The way we talk about computing power

Whenever I hear someone rhapsodize about how much more computer power we have now compared with what was available in the 1960s during the Apollo era, I cringe. Those comparisons usually grossly underestimate the difference.

A Quadrillion Mainframes on Your Lap, Rodney Brooks, IEEE Spectrum

And I cringe whenever I hear someone rhapsodise about computing power – however accurately – sans the context of its ubiquity. Those comparisons usually grossly miscommunicate what it means to have such power. It recently struck me that, contrary to the problem of presentism that frequently undermines what amateur historians have to say about events of the past, assessments of computing power are frequently undermined by pastism: of the tendency to quantify the computing power we have in our pockets (smartphones) or on our laps (tablets and laptops) as multiples of the computing power available to the people who launched the Apollo missions.

These are often thinly veiled exhortions to people to use the computers at their disposal more wisely, and they’re often bad advice as well.

But I wonder, are we using all that computation effectively to make as much difference as our forebears did after the leap from pencil and paper to the 7090?

Same source as above

Since the advent of the personal computer and then the internet, the ubiquity of computers – and the information that they can carry, distribute and access – has transformed the context in which information exists, and is required. Instead of talking about how our laptops have a quadrillion-times the computing power that exist in an IBM 7090 mainframe, and therefore simply inferring how much more we can do with it, I think it would be better to imagine that the 7090 had one-quadrillionth the power of a modern laptop.

More than illustrating the progress we have made to improve the speed with which some well-known computers perform calculations, looking at the past as being in possession of a small fraction of the computing power we can access today could help us remember, say, the quantities at which information can be useful (depending on the context) or how quickly innovations in information-processing technologies from the mid-20th century changed our lives. Mainframe systems operating with magnetic tapes helped some people obtain, accumulate and analyse large amounts of information and synthesise enough knowledge to get people into orbit around the planet and land them on the Moon. Half a century later, there were enough of these machines going around to make the accumulation and processing of information not the goal but often the problem, in some contexts even the problem.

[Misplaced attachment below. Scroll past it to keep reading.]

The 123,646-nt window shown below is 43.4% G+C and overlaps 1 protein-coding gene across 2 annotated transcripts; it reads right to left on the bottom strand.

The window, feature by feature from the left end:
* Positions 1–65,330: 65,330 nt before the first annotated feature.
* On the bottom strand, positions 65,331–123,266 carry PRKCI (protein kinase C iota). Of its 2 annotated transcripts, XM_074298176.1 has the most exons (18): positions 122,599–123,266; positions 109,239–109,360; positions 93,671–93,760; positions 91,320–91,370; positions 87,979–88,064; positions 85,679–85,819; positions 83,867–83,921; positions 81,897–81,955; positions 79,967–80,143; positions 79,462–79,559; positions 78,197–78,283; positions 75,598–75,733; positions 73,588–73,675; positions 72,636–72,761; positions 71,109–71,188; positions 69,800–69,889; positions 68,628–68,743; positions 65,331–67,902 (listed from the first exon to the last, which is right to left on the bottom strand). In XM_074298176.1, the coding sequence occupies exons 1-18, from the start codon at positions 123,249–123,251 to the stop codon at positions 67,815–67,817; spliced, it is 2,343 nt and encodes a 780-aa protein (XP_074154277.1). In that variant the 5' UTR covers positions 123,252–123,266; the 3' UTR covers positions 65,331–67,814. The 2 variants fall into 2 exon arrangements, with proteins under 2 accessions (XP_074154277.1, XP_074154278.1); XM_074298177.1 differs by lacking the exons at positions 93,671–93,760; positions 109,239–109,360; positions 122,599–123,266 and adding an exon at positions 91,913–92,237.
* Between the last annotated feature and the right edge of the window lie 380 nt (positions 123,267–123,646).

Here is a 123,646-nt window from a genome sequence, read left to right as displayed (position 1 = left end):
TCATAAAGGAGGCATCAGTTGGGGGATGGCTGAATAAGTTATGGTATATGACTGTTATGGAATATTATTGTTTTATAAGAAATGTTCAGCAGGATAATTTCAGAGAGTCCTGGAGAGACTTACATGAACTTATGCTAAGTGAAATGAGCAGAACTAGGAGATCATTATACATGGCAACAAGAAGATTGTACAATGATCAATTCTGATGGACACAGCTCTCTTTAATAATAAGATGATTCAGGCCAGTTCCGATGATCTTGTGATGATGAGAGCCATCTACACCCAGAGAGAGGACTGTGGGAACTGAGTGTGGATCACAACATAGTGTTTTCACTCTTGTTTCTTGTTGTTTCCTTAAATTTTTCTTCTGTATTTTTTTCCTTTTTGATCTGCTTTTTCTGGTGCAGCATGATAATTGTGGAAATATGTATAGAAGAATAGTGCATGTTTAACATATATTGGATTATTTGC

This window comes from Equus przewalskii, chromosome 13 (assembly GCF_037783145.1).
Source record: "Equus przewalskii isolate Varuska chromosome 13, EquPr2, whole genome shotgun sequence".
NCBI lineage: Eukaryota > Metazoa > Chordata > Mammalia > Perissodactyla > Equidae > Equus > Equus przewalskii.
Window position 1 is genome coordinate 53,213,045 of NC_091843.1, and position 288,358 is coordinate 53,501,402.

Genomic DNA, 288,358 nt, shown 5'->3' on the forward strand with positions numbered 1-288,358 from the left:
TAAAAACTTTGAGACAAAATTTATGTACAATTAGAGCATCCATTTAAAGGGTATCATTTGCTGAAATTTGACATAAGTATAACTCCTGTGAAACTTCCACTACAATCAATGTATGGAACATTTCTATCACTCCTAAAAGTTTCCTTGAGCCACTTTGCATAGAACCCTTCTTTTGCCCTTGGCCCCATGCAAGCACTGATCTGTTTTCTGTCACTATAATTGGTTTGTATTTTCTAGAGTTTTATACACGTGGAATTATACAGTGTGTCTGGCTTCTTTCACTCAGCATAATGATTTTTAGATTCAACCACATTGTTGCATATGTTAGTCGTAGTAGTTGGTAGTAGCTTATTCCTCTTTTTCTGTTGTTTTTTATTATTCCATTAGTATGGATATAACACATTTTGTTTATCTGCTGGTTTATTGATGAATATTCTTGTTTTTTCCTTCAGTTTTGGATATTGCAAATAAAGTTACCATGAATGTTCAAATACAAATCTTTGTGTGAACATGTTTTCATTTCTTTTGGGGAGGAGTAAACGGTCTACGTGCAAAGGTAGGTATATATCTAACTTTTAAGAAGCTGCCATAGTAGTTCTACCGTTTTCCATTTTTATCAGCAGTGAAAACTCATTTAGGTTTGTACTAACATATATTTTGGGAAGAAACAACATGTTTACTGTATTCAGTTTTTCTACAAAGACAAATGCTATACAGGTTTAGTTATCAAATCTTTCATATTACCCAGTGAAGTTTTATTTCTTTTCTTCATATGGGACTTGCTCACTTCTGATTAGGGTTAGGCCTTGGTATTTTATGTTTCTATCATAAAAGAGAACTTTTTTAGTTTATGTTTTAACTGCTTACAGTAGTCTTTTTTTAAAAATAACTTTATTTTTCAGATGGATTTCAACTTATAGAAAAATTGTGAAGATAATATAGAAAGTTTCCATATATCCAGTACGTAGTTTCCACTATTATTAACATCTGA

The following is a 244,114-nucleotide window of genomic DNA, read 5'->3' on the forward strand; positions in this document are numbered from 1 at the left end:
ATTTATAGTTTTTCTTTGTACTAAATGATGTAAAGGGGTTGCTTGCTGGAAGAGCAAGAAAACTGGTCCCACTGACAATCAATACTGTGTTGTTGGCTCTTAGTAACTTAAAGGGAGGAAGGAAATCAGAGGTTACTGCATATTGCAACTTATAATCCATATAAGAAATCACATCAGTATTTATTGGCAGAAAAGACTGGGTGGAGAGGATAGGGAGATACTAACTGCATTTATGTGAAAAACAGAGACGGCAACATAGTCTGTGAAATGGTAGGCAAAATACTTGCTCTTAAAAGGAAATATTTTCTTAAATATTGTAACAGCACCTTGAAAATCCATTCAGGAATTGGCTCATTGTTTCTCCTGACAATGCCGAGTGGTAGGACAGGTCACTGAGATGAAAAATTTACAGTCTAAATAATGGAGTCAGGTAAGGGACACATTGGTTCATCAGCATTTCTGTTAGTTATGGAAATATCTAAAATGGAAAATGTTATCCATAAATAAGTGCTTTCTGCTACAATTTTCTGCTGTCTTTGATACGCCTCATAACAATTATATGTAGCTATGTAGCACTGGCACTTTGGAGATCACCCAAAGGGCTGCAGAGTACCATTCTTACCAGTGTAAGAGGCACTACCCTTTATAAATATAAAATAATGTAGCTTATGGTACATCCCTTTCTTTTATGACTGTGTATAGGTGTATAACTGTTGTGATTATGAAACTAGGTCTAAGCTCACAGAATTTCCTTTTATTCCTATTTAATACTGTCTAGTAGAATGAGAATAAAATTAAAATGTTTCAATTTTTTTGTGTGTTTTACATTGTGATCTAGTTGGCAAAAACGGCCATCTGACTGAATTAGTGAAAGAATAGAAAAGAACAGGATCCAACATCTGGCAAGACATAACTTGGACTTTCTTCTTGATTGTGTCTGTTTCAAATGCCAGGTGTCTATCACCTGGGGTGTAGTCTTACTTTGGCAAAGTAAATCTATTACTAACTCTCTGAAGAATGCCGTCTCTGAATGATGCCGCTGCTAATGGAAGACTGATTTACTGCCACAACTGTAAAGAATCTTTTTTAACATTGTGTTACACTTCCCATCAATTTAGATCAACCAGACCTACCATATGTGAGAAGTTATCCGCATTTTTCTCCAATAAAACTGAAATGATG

And this is just one way to look at it. Another is illustrated by the following example: I use lots of power relative to, say, some calculation involving the G-force that a rocket motor might have to adjust for to update my blog and make sure as many people on the planet as possible can access it, preferably within a second of them clicking the link. This is thanks to the democratisation of computing power. In the 1960s, only large organisations could afford the machines required to host and operate computing engines. As a result, when we think about computers of the past, we have only a few examples to consider – such as NASA launching astronauts to space. But think of computers today and you get to think about a mind-boggling array of activities, each of which may not use nearly as much power but which together use a lot more than was available in the Apollo era.

I’m sure social scientists do but too many news articles and social media commentators don’t stop to think that as our relationship with information changed, the expression of computing power as multiples of that in the mainframe era became less useful. Put another way, the past still matters – but using the language of computing power to talk about it sweeps our altered relationship with information, and the kinds of economy and enterprise it has spawned, under the rug.

Featured image credit: Pixabay/Pexels.